Monitoring ablation growth and determining treatment efficacy has become one of the most significant challenges facing thermal tumor ablation. Post-ablation imaging provides no way to monitor the ablation as it develops and current real time strategies fail to provide sufficient spatial resolution of the ablation zone. Without a means to monitor ablation growth, there is no way to prevent unintended thermal damage before it occurs, nor is it possible to alter the course of treatment at the most effective times. In this application, we will begin to develop, optimize and validate a new treatment monitoring technique using technology already available on most scanners using periodic contrast-enhanced computed- tomography (CECT). Periodic CECT will allow monitoring at several time points during the course of treatment while minimizing the total contrast load to the patient. Specifically, we propose to: 1. Measure the uptake and transport of contrast media during thermal ablation Here we will measure the retention or expulsion of contrast media in normal liver and kidney, and two tumor models during ablation. 2. Optimize administration of contrast media and image acquisition parameters for ablation monitoring with periodic CECT In this aim we will characterize periodic CECT during thermal ablation and optimize scan timing, radiation dose and contrast infusion rate using simplex methods. 3. Automate HYPR processing for periodic CECT ablation monitoring.
This aim will focus on developing applicator discovery, block matching and registration algorithms to facilitate automated HYPR processing during each imaging sequence. 4. Validate the periodic CECT technique with histopathology and standard CECT In this aim the validity of periodic CECT will be verified by comparing the imaging appearance and histopathology of ablations created in normal liver and kidney, and two tumor models.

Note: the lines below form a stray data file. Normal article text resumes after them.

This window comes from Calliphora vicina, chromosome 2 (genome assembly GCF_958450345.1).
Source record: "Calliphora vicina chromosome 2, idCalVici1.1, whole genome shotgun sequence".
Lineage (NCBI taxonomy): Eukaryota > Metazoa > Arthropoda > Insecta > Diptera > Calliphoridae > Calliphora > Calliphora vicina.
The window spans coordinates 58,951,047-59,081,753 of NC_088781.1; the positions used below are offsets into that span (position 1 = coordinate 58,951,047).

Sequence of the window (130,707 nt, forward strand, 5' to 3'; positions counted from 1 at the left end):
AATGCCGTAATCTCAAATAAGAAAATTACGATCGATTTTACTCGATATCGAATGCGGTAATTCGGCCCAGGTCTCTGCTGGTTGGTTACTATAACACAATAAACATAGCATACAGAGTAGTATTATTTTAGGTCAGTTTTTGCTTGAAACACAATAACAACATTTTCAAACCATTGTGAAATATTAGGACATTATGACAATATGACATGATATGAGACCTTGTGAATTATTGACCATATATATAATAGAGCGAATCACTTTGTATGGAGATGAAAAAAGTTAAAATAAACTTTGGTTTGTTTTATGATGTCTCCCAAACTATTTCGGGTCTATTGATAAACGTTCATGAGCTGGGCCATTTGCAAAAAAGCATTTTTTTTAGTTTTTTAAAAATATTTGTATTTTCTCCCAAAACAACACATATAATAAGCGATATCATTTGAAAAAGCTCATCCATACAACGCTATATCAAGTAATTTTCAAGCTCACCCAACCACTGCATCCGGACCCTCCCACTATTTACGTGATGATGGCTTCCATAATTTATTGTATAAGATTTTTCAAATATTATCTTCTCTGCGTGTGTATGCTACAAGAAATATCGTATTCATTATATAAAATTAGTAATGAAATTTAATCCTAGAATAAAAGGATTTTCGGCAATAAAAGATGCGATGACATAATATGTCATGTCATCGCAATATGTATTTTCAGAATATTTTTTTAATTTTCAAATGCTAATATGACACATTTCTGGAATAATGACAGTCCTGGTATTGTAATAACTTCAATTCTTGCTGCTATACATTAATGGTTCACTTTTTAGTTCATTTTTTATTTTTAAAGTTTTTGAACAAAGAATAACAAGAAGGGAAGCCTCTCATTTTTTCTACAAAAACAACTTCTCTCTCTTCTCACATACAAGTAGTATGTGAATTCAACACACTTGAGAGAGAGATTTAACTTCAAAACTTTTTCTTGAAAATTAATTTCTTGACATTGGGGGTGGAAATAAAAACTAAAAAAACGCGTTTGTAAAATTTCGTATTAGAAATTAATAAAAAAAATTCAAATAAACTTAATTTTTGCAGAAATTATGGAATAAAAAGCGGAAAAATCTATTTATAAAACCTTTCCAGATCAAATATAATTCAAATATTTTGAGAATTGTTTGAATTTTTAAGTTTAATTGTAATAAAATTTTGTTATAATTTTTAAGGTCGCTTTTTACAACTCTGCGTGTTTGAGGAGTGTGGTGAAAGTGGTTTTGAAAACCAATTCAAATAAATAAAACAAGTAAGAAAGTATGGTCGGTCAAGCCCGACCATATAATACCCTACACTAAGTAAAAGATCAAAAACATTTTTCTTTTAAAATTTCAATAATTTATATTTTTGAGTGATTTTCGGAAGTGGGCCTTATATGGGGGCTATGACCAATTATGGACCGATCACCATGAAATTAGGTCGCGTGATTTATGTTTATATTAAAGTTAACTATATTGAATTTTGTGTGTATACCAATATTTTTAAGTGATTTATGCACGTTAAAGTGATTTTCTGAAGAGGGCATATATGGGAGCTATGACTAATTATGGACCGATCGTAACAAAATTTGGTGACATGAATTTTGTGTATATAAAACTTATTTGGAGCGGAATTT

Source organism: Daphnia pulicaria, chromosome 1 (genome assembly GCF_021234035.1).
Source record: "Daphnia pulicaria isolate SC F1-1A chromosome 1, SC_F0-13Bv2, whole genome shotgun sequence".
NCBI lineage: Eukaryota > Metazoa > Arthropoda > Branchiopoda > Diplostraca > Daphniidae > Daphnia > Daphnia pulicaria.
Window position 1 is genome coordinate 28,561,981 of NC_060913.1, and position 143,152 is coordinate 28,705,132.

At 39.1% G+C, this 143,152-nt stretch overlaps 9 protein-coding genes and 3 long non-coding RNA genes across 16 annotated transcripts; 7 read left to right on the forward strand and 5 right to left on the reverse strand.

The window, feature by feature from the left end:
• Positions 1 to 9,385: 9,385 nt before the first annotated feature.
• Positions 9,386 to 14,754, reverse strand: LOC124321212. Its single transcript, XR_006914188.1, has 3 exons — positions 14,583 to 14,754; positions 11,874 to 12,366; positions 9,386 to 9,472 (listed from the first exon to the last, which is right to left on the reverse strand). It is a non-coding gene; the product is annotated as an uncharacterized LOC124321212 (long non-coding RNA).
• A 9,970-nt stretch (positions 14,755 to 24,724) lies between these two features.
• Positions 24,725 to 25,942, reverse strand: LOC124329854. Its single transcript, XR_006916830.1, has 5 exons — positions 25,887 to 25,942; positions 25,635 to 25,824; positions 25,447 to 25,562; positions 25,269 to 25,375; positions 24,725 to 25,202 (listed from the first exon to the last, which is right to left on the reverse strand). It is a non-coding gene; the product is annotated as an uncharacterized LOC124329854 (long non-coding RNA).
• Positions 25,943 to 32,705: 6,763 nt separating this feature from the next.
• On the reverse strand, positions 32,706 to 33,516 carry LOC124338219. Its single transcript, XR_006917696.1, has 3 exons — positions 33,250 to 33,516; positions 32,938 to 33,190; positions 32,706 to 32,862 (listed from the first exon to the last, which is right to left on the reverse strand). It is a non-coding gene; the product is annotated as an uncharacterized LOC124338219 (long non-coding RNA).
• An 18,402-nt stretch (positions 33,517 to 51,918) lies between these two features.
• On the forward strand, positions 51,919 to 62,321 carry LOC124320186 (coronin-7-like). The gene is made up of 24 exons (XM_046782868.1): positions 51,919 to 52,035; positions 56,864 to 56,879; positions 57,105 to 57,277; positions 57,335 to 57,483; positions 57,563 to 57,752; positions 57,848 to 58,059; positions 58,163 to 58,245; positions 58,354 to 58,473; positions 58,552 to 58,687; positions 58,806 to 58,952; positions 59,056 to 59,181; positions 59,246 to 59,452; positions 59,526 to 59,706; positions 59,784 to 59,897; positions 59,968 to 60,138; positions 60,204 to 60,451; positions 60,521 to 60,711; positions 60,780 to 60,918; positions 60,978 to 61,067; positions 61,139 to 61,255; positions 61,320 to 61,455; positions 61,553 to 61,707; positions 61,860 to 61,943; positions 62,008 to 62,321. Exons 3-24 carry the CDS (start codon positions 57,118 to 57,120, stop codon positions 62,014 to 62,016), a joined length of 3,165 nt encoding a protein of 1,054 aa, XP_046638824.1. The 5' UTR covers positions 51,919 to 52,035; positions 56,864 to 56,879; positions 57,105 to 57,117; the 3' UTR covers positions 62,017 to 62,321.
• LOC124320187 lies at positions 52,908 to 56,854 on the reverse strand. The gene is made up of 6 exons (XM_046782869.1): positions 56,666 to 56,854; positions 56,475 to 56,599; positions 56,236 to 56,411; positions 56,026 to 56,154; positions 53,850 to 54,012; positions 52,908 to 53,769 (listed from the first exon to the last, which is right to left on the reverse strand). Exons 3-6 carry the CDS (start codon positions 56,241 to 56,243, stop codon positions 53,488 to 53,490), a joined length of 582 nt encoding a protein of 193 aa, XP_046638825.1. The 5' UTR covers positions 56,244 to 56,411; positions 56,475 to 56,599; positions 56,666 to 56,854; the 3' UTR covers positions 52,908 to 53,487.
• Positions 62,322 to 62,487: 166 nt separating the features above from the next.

Public Health Relevance

This proposal addresses one of the most challenging aspects of tumor ablation today: adequate procedure monitoring. Using periodic contrast-enhanced CT and HYPR reconstruction, we plan to create and optimize a simple ablation monitoring technique that makes use of common technology in every imaging center, minimizes radiation and contrast dose, and provides high-quality images for periodic ablation monitoring and improved assessment of treatment success.

Agency
National Institute of Health (NIH)
Institute
National Cancer Institute (NCI)
Type
Research Project (R01)
Project #
5R01CA149379-03
Application #
8258309
Study Section
Radiation Therapeutics and Biology Study Section (RTB)
Program Officer
Farahani, Keyvan
Project Start
2010-07-12
Project End
2015-04-30
Budget Start
2012-08-09
Budget End
2013-04-30
Support Year
3
Fiscal Year
2012
Total Cost
$37,249
Indirect Cost
$11,209
Name
University of Wisconsin Madison
Department
Radiation-Diagnostic/Oncology
Type
Schools of Medicine
DUNS #
161202122
City
Madison
State
WI
Country
United States
Zip Code
53715
Hinshaw, J Louis; Lubner, Meghan G; Ziemlewicz, Timothy J et al. (2014) Percutaneous tumor ablation tools: microwave, radiofrequency, or cryoablation--what should you use and why? Radiographics 34:1344-62
Lubner, Meghan G; Ziemlewicz, Tim J; Hinshaw, J Louis et al. (2014) Creation of short microwave ablation zones: in vivo characterization of single and paired modified triaxial antennas. J Vasc Interv Radiol 25:1633-40
Sonntag, P David; Hinshaw, J Louis; Lubner, Meghan G et al. (2011) Thermal ablation of lung tumors. Surg Oncol Clin N Am 20:369-87, ix